• Getting National Activists to Focus and Engage in Local Campaigns
  • How the NY State Legislature Works
  • How to Use Policy To Build Progressive Power
  • NYC Government Power and How It Works: Public Advocate, Council, Speaker, Mayor, etc.
  • Online Ads: When You Have No Money
  • Personal Stories That Drive Online Campaigns
  • Running Against the Machine
  • Special Events Planning 101 and 102
  • Winning Statewide Fights
  • A-thons
  • Best Practices in Data Management- Analyst Reportback
  • Building a Culture of Fundraising
  • Building a Fundraising Team: Volunteers, Boards and More….
  • Building Authentic Donor Relationships
  • Developing a Fundraising Plan
  • Fundraising From Your Membership Base
  • Grassroots Fundraising 101
  • How To Ask For A Gift
  • Online Fundraising 101 (with Spanish)
  • Parties for Fun and Profit
  • People of Color and Fundraising
  • Planning Your CrowdFunding Campaign
  • White People and Fundraising
  • Advanced Social Media Strategy
  • Building Engagement on Facebook for Your Organization
  • Easy Design Changes to Make Your Website More Engaging
  • Evangelizing Online Organizing Within Your Organization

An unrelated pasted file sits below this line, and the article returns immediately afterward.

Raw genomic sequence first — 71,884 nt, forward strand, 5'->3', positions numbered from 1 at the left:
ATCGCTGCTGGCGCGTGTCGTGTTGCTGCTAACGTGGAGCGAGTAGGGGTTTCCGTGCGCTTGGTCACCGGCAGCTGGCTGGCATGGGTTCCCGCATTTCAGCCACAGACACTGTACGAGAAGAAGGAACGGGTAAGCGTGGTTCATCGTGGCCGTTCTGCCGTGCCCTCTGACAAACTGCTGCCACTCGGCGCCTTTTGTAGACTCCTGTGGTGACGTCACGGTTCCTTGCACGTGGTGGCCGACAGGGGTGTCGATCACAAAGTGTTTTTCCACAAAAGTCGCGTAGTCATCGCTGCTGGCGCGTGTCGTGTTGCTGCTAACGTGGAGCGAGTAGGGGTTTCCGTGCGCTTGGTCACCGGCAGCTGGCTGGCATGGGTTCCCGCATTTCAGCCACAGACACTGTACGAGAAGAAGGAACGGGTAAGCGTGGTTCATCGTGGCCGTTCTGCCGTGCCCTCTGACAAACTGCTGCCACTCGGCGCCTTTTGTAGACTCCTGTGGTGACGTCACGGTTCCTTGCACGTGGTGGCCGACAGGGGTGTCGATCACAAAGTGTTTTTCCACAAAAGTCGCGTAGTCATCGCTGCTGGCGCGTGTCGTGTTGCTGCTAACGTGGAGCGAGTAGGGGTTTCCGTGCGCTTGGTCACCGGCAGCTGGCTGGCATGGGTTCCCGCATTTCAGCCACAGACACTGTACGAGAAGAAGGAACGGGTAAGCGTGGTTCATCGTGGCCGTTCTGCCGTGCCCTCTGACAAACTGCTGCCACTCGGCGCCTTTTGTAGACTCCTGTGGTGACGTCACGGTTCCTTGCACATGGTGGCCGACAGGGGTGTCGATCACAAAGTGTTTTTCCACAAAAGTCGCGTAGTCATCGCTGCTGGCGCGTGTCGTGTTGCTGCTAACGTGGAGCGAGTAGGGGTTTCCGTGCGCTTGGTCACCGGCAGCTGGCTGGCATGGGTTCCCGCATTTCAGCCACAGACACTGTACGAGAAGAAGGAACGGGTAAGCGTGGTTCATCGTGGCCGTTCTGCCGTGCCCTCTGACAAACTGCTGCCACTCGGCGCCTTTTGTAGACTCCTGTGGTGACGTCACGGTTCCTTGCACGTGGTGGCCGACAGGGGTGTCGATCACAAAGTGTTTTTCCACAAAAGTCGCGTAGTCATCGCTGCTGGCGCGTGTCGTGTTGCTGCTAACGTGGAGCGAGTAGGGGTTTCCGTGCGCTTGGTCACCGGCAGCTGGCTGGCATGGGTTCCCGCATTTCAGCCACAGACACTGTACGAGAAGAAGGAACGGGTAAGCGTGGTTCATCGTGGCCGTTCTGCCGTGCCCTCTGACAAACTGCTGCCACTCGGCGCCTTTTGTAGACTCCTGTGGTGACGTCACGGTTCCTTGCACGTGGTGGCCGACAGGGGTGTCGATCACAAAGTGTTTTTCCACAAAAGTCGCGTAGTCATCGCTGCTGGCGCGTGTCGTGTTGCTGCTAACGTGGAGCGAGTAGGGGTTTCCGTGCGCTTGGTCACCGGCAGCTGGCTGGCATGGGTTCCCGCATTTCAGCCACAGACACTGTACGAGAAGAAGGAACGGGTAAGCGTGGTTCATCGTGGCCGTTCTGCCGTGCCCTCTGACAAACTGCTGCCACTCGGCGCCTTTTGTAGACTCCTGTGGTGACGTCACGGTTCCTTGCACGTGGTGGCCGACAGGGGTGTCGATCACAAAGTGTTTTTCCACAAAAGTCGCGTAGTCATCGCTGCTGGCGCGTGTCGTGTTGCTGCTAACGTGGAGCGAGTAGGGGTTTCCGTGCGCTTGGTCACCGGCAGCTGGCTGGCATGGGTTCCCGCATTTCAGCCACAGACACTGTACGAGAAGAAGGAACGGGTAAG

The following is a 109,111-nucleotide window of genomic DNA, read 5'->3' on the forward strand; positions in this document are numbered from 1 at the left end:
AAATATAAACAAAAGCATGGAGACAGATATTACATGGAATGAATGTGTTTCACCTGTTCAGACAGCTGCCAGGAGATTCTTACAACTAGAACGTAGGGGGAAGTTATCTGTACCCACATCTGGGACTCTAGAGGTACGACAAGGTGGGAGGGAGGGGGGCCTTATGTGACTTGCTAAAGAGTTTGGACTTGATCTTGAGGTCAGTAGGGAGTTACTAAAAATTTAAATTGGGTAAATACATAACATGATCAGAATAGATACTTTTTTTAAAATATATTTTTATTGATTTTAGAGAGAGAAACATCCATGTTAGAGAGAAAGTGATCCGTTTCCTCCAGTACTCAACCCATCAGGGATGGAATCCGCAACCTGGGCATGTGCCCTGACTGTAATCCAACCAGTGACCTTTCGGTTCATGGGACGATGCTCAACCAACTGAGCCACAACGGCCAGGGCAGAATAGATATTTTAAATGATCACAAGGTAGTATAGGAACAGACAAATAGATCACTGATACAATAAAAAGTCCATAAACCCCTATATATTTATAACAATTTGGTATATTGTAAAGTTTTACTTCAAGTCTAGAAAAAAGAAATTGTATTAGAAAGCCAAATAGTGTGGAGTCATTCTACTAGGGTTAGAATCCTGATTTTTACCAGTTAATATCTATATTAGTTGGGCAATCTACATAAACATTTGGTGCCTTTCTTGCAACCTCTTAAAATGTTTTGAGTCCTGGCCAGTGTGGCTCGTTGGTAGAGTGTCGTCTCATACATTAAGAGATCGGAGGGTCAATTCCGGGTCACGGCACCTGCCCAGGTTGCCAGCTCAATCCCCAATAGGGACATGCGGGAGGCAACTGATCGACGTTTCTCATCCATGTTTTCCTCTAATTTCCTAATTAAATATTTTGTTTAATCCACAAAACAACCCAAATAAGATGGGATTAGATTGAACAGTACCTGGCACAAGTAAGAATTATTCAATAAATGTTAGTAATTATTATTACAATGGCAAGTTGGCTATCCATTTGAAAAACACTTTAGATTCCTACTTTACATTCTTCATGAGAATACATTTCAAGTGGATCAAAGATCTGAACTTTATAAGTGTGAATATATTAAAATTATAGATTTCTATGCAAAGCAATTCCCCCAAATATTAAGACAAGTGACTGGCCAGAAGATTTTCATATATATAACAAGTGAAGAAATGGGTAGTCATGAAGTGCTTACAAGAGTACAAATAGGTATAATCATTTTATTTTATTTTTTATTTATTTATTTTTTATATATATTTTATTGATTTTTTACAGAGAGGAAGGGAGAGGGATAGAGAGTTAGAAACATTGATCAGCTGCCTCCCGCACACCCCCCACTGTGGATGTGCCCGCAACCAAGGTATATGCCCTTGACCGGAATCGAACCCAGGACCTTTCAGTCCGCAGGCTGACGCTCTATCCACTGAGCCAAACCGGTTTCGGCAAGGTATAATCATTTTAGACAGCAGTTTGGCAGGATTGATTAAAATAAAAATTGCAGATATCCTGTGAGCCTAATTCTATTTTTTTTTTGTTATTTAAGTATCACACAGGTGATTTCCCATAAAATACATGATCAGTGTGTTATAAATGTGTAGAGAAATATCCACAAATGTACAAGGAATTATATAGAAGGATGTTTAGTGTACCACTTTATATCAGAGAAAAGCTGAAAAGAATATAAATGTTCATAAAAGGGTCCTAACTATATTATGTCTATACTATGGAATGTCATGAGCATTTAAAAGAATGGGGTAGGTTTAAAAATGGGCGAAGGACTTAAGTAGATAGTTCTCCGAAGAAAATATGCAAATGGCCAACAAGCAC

• Facebook 101
  • Google Analytics
  • How to Ensure That Your Web Project is a Complete Failure
  • How to Manage or Be a Social Media Volunteer Captain
  • Introduction To Digital Strategy
  • Making Video that Doesn’t Suck
  • Mobile Phone Organizing Strategies
  • Nationbuilder Training
  • NYC Online Local Politics

Sunday is Rootscamp!  The process to determine the rootscamp program has begun on the Google Moderator site and the final schedule will be determined on Sunday morning when we fill in “The Wall.”

You can vote on proposals such as these:

  • Place-based digital campaigns: It’s Not About Tools, It’s About People.
  • Integrating blogging, Facebook and Twitter to Mobilize and Get the Word Out
  • Advanced Excel for Analytics Strategy